This category is what we actually call a “pad saw.” These saws cut on the pull stroke and can cut a much tighter radii than the compass saw. The blades are thinner and of less height than the compass saw and so require the toothing to be oriented with the face of each tooth towards the handle lest they bend in use. They are of use in larger fret work. I have a vintage one I use occasionally when I have had pierced carvings. The Domineys used them to great effect on the scroll and fret work for the clocks they made. Benjamin Seaton as well had both a keyhole and pad saw. The inventory list in Benjamin’s hand writing identifies them as separate listings (same line), however, the text in the chapter about the saws fails to make much distinction and can be confusing.

Parallel Saws With Backs

These saws are ones we are all familiar with, even if the one category of saw, called the sash saw, is an unfamiliar term.

(10) Tenon Saw

This is a very specific category. Holtzapffel allows for a cross cut saw in this category. I have left it out and do not generally recommend such a size of cross cut for furniture making. The one exception would be for user-made miter boxes where the length and depth of the saw plate is ideal for such use.

The greater length and usable depth of this saw when configured as a rip tenon saw, is a very efficient means of ripping tenon cheeks. I have new and vintage tenon saws fitting this category (8 and 10 ppi and 22” to 19” respectively). Some people use this size of saw for relatively small tenons. I use mine on tenons of roughly 3” and wider widths. The length of blade and coarseness of toothing for such tenons allow one to saw with fewer strokes. I firmly believe that using a saw of too short of length and or too fine of toothing is conducive to user fatigue. User fatigue I believe is the greatest cause of miss-cuts than other sawing errors.

(11) Sash

For the scale of furniture I have made, this sized saw is the one I use the most amongst the back saws. I have two rips and one cross cut sash saw. The rip versions are 14” and 16”, 13 ppi and 12 ppi respectively. My cross cut is a 14” 12 ppi. I find the balance of this saw wonderful in use. The stuff I tend to make furniture from is harder woods such as Black Walnut, Maple, Bubinga and Jatoba. If I used more US domestic softwoods to make furniture from, I would in all likelihood use a slightly coarser toothed saw such as a 10 ppi sash.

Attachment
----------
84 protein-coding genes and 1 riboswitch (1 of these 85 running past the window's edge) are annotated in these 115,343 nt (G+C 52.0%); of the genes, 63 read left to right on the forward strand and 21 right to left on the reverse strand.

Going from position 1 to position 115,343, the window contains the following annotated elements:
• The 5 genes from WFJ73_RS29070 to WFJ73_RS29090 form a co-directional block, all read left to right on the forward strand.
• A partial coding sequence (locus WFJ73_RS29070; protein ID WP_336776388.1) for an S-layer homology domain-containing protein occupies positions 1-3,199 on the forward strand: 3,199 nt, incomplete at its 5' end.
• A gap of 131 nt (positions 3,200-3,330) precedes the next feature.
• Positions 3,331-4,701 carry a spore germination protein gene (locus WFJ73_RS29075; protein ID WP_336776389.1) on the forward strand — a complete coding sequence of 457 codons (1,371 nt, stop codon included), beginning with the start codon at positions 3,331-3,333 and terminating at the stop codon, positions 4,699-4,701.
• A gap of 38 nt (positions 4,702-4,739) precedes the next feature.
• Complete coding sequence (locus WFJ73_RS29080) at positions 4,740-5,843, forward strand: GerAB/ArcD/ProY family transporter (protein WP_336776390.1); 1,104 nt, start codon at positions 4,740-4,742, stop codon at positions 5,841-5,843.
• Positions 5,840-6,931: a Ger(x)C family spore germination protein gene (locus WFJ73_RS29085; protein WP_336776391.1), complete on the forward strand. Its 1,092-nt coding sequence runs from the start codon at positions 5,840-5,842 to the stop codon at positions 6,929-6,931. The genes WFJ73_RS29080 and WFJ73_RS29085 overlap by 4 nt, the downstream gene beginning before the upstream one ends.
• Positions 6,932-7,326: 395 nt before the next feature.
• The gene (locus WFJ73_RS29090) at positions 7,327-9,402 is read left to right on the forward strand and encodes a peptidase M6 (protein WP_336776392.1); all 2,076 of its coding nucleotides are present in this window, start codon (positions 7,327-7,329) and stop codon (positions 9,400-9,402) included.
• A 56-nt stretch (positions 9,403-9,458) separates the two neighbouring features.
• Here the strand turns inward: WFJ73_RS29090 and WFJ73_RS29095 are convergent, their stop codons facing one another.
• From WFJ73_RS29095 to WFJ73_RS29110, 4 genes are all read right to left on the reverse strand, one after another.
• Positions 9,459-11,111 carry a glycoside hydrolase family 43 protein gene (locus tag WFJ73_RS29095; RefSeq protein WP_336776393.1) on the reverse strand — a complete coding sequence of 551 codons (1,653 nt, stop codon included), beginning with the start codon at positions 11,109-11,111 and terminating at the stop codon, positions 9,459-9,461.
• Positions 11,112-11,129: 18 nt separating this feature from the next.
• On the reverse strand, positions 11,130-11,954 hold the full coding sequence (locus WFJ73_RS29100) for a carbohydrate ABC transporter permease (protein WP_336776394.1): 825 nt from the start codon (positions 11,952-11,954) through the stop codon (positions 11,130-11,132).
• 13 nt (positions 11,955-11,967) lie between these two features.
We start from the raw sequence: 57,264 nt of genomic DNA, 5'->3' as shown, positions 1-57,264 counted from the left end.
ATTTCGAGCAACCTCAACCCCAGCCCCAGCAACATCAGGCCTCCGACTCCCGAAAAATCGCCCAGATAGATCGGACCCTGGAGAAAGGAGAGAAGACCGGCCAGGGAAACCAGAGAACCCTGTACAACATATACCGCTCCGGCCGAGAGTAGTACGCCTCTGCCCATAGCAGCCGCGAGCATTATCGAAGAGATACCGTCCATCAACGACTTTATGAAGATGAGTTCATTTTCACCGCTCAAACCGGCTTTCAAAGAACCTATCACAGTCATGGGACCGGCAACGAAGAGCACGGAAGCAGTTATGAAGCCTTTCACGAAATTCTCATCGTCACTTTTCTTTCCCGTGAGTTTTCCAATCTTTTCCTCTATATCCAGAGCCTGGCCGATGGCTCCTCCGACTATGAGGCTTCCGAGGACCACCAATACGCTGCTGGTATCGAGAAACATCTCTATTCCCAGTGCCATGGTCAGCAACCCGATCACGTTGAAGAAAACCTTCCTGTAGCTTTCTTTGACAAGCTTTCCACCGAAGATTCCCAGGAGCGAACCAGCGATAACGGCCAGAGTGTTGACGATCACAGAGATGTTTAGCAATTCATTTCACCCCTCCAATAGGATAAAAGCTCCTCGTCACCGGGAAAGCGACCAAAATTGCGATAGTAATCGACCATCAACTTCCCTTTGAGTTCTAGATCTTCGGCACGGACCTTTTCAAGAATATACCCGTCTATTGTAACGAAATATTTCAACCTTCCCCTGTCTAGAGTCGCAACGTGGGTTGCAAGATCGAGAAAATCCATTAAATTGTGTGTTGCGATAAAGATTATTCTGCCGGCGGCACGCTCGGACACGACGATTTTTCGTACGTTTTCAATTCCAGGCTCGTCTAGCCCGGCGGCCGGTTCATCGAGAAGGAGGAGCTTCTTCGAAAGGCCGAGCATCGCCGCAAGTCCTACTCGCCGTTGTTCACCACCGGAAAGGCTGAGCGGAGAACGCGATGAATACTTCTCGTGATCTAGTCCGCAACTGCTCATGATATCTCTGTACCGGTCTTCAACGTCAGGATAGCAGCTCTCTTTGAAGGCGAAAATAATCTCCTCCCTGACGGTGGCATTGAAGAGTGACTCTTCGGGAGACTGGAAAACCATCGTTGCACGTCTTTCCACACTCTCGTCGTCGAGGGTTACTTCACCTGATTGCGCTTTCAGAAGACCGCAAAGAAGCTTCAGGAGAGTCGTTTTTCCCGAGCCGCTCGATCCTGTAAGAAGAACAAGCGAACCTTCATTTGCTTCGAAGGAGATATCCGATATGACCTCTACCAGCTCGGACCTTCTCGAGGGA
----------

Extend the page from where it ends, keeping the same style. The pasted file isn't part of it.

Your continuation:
In general, I sue the rip sash saws for most tenon work I do. The cross cut version is used for nearly all cutting of rails and stiles to length that will be shot. I typically use a bench hook to hold the work.

(12) Carcass

I believe that the carcass and following dovetail saws are the most widely used saws among the greater woodworking community. Even woodworkers who use a heavily “blended” use of power and hand tools often do enough joinery by hand as to elevate this category of saw to the most used (along with the dovetail saw).

I own a variety of carcass saws. I use 3 different rip versions that are toothed and filed different from one another, and a cross cut. The rips are from 10” to 12” in length and the coarsest is 12 ppi, the two finest are 14 ppi but filed a bit different. The cross cut carcass saw is 14 ppi and is used on tenon sholders and smaller rails and stiles to cut them to length.

(13) Dovetail

I typically recommend lower ppi dovetail saws. I love to saw, I also love to finish. I equally recommend 15 and 16 ppi dovetail saws. I regularly use 16 ppi saws for stuff as thin as 8 mm, both for softer and very hard woods. I typically use a 16 ppi saw for work to ¾” or less and 15 ppi for ¾” stuff and thicker—unless the extra stroke length of a carcass saw is advantages.

For work thinner than a ½” or with very hard woods, finer toothed saws may be more appropriate for you. Currently the only contemporary saw maker I can recommend producing saws finer toothed than 16 ppi at a retail level is the dovetail saw available from Tools for Working Wood. The current English-made saws that have higher than 16 ppi are clunky things with thicker saw plate.

Last Updated on Monday, 24 November 2014 13:44